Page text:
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Dave Nelleson is Principal at Analysis Group.
reviews the two most salient changes in Academy of Managed Care Pharmacy's new Format for Formulary Submissions
On October 31, 2019, the Academy of Managed Care Pharmacy introduced a new Format for Formulary Submissions at the Nexus meeting in National Harbor, MD. The new Format (version 4.1), was originally released as a final draft in September 2019. The two most salient changes introduced in this version of the Format have meaningful implications for both manufacturers and payers, and include the following:
Communications between manufacturers and payers are strictly regulated by the FDA. In years past, the FDA directed manufacturers to provide clinical and economic information about a product only in response to unsolicited payer requests. However, payers have increasingly requested more timely delivery of healthcare economic information about pipeline products to meet budgetary and forecasting needs. In 2016, the 21stCentury Cures Act was passed, which expanded the provisions in FDAMA Section 114 to allow for dialogue between payers and manufacturers to occur earlier. Consequently, in 2018, the FDA released Final Guidance on proactive communication of competent and reliable scientific as well as economic information of unapproved products to payers.
Because product dossiers are a cornerstone for these discussions, it was therefore necessary to update the AMCP Format to incorporate practical guidance on communicating information about unapproved products and unapproved uses for approved products to payers.
Given that much of the clinical and economic information about the products may not be finalized until FDA approval, some specific considerations apply to communicating information about unapproved products (in pre-approval dossier) and unapproved uses of approved products (unapproved indication dossier). Below is a quick guide to the Format’s recommendations surrounding development of pre-approval and unapproved indication dossiers:
A table including the following information
• Product name and product information
• Disease or anticipated indication
• Special FDA considerations and review process timeline
• Potential launch date
• Tentative population size
• Clinical trial evidence
• Anticipated annual cost per patient
In addition to the elements typically included in Product Dossiers, include:
• A disclaimer that the product has not yet been approved by the FDA
• For unapproved use of an approved product, the approved indication and most current FDA-approved prescribing information
• Status of product development and anticipated timeline for FDA submission/approval
• Patient utilization projections
• For unapproved indication dossier, the product description must be included in the product comparison table; however, this is optional for pre-approval dossiers
Factual presentation of clinical evidence for the product that is available at the time of communication in a format similar to post-approval product dossiers
Information may be provided in a variety of ways, which may include but not limited to:
• Anticipated product price (or range of treatment cost)
• Preliminary cost-effectiveness and budget impact models
• Potential cost offsets, avoidances, and savings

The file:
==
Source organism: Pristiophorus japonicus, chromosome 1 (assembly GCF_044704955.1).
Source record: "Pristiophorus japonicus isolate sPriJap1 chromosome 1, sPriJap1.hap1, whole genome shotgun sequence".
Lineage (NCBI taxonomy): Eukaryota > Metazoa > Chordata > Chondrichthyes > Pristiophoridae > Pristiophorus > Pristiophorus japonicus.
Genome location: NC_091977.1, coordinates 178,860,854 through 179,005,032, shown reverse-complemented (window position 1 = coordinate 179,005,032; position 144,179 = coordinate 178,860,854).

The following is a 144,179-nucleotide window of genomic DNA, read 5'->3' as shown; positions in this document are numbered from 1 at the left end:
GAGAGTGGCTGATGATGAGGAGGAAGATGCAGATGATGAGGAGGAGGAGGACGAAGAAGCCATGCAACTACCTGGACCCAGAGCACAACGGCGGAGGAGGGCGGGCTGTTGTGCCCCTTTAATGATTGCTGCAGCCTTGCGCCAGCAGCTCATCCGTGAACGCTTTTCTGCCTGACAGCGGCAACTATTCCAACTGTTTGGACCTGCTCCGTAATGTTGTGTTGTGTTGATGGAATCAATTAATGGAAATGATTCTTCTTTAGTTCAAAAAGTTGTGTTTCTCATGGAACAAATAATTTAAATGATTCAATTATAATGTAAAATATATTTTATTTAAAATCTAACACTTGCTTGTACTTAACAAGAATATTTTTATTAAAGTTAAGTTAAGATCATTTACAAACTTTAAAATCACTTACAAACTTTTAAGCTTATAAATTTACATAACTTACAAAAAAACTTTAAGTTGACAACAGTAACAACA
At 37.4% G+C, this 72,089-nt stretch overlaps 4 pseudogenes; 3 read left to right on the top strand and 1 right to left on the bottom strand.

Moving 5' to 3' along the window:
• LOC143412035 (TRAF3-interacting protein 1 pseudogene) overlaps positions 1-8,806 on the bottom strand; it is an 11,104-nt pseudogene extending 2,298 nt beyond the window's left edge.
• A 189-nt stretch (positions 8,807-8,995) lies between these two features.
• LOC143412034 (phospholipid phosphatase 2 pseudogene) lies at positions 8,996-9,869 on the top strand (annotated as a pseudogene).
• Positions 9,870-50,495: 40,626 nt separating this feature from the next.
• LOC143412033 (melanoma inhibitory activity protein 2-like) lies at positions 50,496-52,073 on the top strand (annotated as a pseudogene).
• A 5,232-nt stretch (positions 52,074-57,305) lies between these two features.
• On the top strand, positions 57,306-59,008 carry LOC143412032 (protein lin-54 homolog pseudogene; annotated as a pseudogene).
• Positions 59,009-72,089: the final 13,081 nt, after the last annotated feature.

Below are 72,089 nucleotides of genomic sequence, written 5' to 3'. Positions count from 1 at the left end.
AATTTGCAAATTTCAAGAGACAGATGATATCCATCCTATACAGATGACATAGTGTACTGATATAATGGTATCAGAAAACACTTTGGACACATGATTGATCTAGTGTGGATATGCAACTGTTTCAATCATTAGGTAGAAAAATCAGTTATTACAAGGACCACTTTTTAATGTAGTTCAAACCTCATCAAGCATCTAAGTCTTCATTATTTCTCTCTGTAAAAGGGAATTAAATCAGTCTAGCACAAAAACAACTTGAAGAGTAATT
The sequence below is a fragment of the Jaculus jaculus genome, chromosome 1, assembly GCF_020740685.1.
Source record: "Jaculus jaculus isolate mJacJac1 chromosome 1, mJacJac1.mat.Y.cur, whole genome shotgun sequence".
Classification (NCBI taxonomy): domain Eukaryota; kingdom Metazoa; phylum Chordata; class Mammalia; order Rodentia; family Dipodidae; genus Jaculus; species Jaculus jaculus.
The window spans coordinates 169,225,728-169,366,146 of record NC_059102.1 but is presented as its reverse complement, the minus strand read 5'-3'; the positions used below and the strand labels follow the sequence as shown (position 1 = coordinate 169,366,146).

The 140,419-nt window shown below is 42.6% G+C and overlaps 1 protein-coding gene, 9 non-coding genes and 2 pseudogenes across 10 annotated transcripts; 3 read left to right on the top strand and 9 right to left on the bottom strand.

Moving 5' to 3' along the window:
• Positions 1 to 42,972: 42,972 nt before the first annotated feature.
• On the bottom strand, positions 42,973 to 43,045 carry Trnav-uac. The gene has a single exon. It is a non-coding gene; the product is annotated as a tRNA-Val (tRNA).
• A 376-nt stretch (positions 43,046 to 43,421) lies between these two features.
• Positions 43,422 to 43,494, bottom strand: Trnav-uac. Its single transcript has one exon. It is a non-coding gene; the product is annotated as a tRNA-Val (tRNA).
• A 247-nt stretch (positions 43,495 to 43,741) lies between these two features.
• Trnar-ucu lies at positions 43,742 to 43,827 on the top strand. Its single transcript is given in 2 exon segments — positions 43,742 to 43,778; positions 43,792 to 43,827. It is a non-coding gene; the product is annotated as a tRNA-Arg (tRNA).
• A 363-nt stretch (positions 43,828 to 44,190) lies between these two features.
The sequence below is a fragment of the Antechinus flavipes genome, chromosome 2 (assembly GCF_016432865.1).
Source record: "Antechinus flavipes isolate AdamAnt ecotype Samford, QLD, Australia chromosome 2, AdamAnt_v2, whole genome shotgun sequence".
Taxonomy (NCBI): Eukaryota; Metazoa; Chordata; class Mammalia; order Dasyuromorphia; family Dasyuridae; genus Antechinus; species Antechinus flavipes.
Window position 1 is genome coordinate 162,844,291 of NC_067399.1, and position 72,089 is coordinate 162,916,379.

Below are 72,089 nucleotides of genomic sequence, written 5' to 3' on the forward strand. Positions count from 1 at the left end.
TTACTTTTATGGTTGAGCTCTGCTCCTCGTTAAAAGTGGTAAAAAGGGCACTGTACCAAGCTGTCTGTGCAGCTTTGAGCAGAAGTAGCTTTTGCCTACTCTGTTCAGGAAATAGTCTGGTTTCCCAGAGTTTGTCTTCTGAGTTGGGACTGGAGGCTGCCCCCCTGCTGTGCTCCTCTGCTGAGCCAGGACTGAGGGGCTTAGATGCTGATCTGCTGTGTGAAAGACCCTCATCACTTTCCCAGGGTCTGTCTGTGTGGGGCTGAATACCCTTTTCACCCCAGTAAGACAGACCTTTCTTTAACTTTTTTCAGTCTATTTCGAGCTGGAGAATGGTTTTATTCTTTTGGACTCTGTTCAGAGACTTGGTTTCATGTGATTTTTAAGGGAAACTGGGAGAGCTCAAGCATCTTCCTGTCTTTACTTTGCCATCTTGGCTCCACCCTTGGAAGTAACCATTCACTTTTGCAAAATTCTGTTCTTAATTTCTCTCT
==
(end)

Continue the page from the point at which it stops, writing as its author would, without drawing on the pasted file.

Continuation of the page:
• Comparison to current treatment options
• Anticipated budget impact
Similar to Section 3, include as much information as available to support the product’s value proposition, in a format similar to post-approval product dossiers
To the extent possible, include draft label, patient information sheet, MSDS, and other models
The Format acknowledges the challenges associated with providing economic modeling results several months ahead of the product approval. At the same time, not including any economic evidence in the pre-approval dossier undercuts the primary intent of allowing proactive communication with payers regarding these products. Here are a few ways you can communicate this information while maintaining confidentiality and flexibility for future updates:
• Include a population model and the modeling framework-even if other elements of the model change over time, the epidemiology and overall modeling framework will most likely remain the same
• If applicable, include most recent clinical trial results-potentially together with specifying the data cut-off date
• For BIMs, at minimum include a range of market shares and estimated PMPM for the first year after market entry-this is often the most important data point for decision makers with respect to a potential new treatment
• Product pricing-instead of price per unit (e.g., a vial), consider including a range of annual per-patient costs of treatment, potentially combined with any other applicable costs (e.g., due to AE treatments). Alternatively, benchmarking the price against a similar, recently approved, comparator could also be considered.
Of course, careful consideration should be given to these assumptions so that the estimates provided in the pre-approval dossier are not vastly different from the actual price at the time of product launch
• Include preliminary scenario/sensitivity analyses-to give payers confidence about the estimated economic impact
Format 4.1 provides manufacturers with an additional means to proactively communicate clinical and economic evidence about potential new products to payers in a compliant fashion, allowing manufacturers to meet evolving payer needs for earlier communication to facilitate budgetary and forecasting decisions. Although it is a step in the right direction, there are several challenges in following these recommendations in practice -particularly around developing the economic models, which often form the basis of formulary placement and coverage decisions.
Dave Nelleson is Principal at Analysis Group.